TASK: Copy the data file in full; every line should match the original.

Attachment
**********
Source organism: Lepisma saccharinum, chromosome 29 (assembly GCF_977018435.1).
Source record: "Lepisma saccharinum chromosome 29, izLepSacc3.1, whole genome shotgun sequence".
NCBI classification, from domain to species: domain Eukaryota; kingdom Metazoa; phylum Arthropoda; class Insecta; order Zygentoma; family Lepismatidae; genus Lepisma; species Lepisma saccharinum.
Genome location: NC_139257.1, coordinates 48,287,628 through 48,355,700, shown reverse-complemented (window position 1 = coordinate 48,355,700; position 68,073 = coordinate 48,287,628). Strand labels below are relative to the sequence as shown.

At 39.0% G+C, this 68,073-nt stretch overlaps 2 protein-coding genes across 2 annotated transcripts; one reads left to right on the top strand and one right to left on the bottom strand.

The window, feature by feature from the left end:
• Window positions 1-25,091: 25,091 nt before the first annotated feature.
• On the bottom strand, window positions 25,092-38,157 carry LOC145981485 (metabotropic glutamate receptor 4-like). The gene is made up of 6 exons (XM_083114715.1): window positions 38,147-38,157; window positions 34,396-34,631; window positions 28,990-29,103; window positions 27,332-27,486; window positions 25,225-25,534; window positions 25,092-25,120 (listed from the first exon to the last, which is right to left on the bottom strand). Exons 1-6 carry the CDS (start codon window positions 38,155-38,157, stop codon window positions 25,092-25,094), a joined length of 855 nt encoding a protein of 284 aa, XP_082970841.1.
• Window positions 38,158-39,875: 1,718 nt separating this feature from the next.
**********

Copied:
Source organism: Lepisma saccharinum, chromosome 29 (assembly GCF_977018435.1).
Source record: "Lepisma saccharinum chromosome 29, izLepSacc3.1, whole genome shotgun sequence".
NCBI classification, from domain to species: domain Eukaryota; kingdom Metazoa; phylum Arthropoda; class Insecta; order Zygentoma; family Lepismatidae; genus Lepisma; species Lepisma saccharinum.
Genome location: NC_139257.1, coordinates 48,287,628 through 48,355,700, shown reverse-complemented (window position 1 = coordinate 48,355,700; position 68,073 = coordinate 48,287,628). Strand labels below are relative to the sequence as shown.

At 39.0% G+C, this 68,073-nt stretch overlaps 2 protein-coding genes across 2 annotated transcripts; one reads left to right on the top strand and one right to left on the bottom strand.

The window, feature by feature from the left end:
• Window positions 1-25,091: 25,091 nt before the first annotated feature.
• On the bottom strand, window positions 25,092-38,157 carry LOC145981485 (metabotropic glutamate receptor 4-like). The gene is made up of 6 exons (XM_083114715.1): window positions 38,147-38,157; window positions 34,396-34,631; window positions 28,990-29,103; window positions 27,332-27,486; window positions 25,225-25,534; window positions 25,092-25,120 (listed from the first exon to the last, which is right to left on the bottom strand). Exons 1-6 carry the CDS (start codon window positions 38,155-38,157, stop codon window positions 25,092-25,094), a joined length of 855 nt encoding a protein of 284 aa, XP_082970841.1.
• Window positions 38,158-39,875: 1,718 nt separating this feature from the next.